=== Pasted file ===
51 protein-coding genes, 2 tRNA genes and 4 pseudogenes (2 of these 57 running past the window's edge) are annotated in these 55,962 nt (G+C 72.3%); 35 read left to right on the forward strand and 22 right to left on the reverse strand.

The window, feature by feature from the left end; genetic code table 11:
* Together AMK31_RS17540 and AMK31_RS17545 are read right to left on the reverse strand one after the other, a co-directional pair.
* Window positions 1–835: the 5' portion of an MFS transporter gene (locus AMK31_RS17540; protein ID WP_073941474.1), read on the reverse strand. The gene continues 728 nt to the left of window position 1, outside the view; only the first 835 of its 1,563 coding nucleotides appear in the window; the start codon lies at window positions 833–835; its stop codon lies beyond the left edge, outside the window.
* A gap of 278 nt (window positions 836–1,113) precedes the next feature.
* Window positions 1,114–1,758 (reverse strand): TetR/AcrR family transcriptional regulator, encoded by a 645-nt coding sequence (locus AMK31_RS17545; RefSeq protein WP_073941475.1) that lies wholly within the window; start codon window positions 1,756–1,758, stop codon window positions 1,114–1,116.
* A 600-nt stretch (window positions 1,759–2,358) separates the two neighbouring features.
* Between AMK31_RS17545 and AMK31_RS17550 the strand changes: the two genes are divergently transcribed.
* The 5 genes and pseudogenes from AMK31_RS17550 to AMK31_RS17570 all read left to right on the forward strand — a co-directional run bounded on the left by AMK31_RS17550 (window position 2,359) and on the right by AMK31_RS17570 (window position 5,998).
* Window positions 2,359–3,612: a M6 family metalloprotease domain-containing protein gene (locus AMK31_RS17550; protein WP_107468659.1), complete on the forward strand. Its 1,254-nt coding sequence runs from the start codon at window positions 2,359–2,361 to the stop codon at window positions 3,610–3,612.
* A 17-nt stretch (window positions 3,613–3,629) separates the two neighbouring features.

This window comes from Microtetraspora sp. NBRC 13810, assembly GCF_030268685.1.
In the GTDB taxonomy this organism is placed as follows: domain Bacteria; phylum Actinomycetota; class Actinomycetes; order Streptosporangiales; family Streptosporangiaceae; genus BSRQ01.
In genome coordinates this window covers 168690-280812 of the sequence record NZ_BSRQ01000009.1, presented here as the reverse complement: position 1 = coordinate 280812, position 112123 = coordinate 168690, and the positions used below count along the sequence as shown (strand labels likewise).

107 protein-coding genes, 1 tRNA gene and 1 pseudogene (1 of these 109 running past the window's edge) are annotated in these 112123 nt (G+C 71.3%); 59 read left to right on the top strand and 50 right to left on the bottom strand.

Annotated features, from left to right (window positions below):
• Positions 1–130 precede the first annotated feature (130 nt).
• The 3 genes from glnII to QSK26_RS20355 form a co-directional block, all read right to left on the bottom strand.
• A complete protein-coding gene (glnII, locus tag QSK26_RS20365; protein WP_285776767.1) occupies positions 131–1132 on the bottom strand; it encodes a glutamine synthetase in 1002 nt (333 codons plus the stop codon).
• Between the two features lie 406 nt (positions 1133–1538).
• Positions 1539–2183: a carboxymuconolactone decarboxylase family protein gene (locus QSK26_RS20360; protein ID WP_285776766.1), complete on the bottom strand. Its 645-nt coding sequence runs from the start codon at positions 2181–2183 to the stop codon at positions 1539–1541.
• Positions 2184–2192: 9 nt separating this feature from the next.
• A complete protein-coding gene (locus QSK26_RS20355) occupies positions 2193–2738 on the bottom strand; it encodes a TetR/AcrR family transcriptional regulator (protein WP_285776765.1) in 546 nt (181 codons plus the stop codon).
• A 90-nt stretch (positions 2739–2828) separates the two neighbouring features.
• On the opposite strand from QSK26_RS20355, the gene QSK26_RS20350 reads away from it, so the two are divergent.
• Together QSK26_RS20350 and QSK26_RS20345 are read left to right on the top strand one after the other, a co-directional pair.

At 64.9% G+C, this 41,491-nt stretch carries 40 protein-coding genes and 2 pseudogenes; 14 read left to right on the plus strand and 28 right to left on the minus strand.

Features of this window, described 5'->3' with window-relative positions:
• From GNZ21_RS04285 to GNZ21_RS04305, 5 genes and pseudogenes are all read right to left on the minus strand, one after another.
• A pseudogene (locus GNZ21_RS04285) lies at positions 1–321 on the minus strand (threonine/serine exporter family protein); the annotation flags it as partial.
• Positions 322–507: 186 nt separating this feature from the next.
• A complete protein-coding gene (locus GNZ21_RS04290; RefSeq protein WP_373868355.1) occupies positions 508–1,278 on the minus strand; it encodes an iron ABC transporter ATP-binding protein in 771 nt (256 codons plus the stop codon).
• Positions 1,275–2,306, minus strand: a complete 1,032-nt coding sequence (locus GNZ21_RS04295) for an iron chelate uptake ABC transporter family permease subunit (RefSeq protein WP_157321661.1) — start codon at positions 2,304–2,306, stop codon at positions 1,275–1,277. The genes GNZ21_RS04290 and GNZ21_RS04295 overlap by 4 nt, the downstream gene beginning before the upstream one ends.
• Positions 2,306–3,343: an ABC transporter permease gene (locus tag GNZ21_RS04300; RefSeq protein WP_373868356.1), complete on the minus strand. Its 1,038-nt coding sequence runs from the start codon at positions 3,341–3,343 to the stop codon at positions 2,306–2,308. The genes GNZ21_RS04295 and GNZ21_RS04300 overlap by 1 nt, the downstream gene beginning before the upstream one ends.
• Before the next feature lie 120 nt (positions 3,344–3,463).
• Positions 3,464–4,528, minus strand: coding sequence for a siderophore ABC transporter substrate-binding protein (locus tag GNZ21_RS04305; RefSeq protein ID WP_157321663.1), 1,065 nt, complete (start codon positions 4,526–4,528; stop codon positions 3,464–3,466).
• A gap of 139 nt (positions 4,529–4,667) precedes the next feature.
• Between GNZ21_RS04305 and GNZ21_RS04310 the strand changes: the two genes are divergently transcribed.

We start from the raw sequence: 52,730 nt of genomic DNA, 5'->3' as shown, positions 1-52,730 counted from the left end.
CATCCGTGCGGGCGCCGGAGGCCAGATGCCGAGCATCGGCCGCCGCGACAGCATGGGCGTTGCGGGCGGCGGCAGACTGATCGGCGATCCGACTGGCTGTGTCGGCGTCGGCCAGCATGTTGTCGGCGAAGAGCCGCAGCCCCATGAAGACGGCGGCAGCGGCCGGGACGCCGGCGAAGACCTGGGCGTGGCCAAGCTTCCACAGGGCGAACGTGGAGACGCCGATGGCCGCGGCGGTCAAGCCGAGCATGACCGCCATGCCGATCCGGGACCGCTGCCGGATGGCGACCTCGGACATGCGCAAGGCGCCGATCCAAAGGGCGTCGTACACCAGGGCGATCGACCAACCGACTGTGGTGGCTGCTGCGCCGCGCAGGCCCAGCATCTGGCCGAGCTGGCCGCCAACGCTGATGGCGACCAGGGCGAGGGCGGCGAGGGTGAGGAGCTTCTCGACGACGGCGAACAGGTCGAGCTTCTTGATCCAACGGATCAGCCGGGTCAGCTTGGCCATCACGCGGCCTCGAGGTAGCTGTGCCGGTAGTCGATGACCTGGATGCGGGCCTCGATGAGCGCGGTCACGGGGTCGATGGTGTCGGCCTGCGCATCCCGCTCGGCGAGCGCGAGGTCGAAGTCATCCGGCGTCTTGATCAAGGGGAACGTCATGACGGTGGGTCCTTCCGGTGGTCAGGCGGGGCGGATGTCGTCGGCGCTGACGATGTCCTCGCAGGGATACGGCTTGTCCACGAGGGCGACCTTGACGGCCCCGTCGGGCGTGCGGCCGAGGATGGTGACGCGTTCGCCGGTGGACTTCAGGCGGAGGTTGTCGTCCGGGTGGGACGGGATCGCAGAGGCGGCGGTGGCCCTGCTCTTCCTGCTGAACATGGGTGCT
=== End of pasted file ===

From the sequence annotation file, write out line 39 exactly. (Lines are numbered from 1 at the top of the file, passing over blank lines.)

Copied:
We start from the raw sequence: 52,730 nt of genomic DNA, 5'->3' as shown, positions 1-52,730 counted from the left end.